The unmistakable blue veins in your legs are often a source of pain, discomfort or embarrassment. Although varicose vein symptoms often include tired, heavy feelings in the legs and painful cramps and swelling, one more insidious side effect of varicose veins are blood clots.
Varicose veins are most commonly associated with the veins close to the surface of the skin. As blood pools in the veins, causing them to bulge, the blood flow becomes sluggish and clots may form. According to eMedicine Health, varicose veins can actually be caused by blood clots in some cases. A blood clot can increase pressure on the veins in the legs and block blood flow. The backwards pressure on the vein causes it to bulge, weakening the valve and creating varicose veins. This is why it is important that patients who experience a sudden appearance of varicose veins, who do not have other risk factors for varicose veins see a doctor when experiencing the condition.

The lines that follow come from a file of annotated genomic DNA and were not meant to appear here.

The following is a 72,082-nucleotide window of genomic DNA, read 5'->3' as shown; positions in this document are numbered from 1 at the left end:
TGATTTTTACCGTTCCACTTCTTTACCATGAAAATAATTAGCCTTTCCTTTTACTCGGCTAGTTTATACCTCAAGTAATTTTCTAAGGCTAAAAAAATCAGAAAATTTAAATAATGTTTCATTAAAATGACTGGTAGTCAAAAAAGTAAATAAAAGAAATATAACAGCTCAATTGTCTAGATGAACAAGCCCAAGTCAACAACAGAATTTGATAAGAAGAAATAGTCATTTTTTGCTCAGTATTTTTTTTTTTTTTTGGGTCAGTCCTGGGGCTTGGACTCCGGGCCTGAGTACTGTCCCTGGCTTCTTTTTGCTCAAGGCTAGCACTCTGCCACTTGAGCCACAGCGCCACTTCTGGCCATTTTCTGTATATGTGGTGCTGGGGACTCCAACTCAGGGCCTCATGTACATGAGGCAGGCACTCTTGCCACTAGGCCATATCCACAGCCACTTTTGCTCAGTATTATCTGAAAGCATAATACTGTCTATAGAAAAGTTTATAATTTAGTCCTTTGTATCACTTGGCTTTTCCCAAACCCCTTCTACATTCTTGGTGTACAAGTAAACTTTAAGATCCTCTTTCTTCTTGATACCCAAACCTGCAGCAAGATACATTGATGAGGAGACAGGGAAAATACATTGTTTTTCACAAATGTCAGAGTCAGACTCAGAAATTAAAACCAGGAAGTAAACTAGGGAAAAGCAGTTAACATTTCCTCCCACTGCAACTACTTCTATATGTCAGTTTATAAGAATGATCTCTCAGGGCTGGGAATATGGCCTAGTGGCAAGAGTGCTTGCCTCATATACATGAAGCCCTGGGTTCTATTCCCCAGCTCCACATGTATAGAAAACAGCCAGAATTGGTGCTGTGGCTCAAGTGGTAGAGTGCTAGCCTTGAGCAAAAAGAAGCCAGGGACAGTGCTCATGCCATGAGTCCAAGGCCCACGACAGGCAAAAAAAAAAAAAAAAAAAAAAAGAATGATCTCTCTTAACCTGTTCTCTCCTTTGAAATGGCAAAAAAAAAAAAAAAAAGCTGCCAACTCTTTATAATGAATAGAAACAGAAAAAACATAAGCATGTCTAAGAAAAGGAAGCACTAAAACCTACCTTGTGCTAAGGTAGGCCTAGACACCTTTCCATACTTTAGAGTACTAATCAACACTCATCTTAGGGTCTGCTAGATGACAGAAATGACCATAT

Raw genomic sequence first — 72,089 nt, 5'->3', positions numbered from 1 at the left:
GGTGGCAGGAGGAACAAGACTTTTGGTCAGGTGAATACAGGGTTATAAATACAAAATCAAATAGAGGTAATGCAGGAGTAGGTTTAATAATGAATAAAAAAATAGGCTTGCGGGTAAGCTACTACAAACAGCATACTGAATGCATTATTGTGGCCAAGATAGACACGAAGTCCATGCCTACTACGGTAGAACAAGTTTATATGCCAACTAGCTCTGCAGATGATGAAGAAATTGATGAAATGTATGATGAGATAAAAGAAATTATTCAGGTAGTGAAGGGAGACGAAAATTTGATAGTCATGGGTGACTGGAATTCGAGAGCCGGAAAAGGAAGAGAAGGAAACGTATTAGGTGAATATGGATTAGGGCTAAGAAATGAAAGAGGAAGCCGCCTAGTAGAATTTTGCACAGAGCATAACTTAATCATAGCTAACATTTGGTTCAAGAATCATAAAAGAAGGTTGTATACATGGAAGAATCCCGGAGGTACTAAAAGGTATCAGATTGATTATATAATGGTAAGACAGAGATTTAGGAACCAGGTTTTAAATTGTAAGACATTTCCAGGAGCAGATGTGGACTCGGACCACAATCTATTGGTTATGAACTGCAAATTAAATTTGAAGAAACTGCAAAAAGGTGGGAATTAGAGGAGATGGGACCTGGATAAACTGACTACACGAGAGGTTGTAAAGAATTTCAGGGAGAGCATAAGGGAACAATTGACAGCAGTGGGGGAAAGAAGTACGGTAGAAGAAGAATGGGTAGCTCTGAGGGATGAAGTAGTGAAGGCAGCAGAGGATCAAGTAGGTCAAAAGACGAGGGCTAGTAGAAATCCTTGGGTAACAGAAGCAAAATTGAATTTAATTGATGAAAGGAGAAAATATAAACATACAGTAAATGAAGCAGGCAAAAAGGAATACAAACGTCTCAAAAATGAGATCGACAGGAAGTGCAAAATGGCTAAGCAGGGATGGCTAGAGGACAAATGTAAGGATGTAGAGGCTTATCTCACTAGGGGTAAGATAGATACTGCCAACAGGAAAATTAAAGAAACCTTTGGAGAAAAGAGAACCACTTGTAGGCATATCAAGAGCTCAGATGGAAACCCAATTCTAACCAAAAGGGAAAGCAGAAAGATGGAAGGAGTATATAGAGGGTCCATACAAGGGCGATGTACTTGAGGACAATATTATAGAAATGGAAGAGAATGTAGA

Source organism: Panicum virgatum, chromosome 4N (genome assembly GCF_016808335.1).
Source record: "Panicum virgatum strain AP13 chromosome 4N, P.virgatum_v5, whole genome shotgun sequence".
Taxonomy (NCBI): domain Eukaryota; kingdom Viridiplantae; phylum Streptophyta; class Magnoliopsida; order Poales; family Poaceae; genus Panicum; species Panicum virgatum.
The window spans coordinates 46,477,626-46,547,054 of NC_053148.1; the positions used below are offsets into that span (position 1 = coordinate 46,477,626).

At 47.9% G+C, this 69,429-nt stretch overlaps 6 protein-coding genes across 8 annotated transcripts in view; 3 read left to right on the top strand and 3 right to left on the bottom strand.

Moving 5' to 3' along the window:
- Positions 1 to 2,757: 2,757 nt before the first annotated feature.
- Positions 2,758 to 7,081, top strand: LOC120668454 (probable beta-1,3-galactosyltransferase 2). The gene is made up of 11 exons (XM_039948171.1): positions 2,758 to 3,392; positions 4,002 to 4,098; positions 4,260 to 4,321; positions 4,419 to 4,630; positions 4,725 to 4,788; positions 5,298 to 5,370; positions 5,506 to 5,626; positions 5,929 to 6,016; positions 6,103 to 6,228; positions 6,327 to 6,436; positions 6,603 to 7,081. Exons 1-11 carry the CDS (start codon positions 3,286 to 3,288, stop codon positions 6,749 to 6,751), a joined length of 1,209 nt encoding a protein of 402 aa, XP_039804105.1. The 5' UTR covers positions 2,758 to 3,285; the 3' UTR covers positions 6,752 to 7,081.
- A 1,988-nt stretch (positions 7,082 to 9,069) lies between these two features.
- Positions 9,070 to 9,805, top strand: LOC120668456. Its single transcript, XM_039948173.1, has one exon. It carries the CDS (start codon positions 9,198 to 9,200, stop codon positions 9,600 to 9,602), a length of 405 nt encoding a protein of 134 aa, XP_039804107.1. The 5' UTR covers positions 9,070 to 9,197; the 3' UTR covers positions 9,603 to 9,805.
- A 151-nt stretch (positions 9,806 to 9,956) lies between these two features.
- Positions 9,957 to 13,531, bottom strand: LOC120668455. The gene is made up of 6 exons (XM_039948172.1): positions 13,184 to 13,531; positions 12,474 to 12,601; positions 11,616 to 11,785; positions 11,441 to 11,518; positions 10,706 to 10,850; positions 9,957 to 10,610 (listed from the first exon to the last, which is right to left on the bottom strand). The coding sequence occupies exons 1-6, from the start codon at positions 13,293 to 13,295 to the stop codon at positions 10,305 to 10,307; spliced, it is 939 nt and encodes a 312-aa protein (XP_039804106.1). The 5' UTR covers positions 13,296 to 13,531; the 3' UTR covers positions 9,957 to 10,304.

According to the National Blood Clot Alliance, the superficial nature of varicose veins make clots that are formed inside the vein relatively benign. They are generally not associated with deep vein thrombosis (DVT), or blood clots that travel to the lungs causing pulmonary embolism. However, patients with severe varicose veins are also more likely to develop DVT because of the nature of the veins in their legs. It is important seek varicose vein treatment to minimize both the discomfort of the condition and the likelihood of developing blood clots.
For more information on how varicose veins and blood clots are related, contact Kimmel Institute for a consultation.